Millennials are starting to understand the importance of investing for the long-term, but are still prone to riskier strategies than more traditional investors.
Iona Bain, founder of Young Money and author of Own It!, told The Scotsman s online investment conference that online free trading platforms could be a force for good.
However, she added: "The brave new world comes with a risk and many people are drifting towards the big tech giants without diversifying properly. They are egged on by apps and they tend to follow the crowd.
"They are not always going in with their eyes open, not doing their homework and instead might follow influencers and trends. More experienced investors are steadier and more cautious."
However, she felt that the rapid rise and fall in GameStop shares - which was fuelled by younger online investors - had been a very good illustration of what could go wrong and that many might look towards more "boring:" strategies as a result.
Zehrid Osmani, of Martin Currie Global Portfolio Trust, said the well-diversified and high conviction long-term investment principles of the Trust lasted throughout the pandemic. He stressed the importance of ESG (Environmental, Social and Governance) factors in investing and said: "You cannot have a viable business model in the long-term unless you have a real focus on sustainability."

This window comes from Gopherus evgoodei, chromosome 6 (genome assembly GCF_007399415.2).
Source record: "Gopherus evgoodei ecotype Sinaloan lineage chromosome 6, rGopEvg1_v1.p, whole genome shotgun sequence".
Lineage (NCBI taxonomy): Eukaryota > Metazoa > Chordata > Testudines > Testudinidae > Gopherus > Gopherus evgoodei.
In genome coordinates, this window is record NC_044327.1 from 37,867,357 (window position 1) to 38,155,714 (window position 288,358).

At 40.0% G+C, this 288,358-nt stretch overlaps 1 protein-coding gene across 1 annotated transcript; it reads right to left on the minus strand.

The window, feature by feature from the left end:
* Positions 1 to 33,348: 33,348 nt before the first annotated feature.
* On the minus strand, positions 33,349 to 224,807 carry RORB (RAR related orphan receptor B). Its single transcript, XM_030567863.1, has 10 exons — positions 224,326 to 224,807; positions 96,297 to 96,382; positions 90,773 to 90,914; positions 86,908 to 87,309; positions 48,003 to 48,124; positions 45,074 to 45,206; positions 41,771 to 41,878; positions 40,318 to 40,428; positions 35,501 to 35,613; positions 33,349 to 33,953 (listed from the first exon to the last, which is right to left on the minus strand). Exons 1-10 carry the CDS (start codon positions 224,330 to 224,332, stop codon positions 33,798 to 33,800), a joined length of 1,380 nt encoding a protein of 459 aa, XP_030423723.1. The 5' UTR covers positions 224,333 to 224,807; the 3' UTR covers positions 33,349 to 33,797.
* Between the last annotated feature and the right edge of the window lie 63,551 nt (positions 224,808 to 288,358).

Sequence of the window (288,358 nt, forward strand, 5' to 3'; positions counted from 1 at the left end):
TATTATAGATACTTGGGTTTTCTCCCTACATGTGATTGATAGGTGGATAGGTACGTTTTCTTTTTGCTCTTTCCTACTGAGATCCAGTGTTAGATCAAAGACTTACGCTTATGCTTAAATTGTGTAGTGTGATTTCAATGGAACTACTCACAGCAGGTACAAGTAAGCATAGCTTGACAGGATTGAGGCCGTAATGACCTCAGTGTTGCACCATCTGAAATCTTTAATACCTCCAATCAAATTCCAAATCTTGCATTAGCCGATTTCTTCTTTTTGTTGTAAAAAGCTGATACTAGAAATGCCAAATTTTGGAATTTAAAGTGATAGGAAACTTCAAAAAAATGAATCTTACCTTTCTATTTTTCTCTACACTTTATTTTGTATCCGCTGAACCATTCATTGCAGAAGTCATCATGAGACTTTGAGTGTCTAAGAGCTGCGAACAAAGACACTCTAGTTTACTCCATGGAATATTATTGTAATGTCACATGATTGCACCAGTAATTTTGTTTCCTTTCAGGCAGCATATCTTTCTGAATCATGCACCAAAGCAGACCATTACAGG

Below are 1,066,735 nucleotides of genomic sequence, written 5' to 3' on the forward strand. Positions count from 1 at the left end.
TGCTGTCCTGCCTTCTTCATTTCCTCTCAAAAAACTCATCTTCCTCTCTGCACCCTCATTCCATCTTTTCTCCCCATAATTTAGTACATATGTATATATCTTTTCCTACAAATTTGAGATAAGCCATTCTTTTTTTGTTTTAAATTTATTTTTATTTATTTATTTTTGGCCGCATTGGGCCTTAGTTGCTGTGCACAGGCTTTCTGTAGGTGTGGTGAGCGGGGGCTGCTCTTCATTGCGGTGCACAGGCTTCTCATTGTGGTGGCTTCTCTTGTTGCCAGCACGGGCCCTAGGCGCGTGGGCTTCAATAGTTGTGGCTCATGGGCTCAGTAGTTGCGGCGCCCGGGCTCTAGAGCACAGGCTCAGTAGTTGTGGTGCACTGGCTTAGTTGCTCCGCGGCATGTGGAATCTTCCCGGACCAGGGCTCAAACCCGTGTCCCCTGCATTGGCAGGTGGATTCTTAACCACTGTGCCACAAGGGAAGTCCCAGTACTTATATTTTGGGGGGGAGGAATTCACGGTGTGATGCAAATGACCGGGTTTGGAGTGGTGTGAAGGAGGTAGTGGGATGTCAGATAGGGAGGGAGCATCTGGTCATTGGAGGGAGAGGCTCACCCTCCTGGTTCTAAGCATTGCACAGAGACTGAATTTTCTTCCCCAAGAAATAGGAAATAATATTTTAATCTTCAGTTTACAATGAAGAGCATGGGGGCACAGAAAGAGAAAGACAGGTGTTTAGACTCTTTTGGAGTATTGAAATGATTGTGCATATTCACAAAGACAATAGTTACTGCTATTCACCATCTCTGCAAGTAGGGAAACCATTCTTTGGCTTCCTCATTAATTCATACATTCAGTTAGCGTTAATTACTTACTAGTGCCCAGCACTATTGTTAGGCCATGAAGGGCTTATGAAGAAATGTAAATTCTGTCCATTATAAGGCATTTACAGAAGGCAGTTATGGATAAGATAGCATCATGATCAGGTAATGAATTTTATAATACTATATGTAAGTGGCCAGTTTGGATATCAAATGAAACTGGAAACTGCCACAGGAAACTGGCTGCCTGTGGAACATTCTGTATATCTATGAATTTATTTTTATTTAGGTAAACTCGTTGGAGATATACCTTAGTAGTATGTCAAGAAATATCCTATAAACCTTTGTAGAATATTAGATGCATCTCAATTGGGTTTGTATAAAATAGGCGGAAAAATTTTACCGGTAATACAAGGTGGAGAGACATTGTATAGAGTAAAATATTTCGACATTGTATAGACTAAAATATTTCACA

David Coombs, Head of Multi-Asset Investment at Rathbones, suggested investors should look closely at the healthcare sector - and especially those businesses which offered medical technology solutions which would save the government money.
Asked for one tip for investors, Coombs advised them to focus on simplicity and quality - and to keep cash in arrears.
Iona Bain urged investors to diversify and look at the long-term - and not be afraid to forget about their portfolio for a while and stop worrying that they were missing out.
Zehrid Osmani agreed that a long-term approach was crucial, with an emphasis on developing a genuinely sustainable portfolio.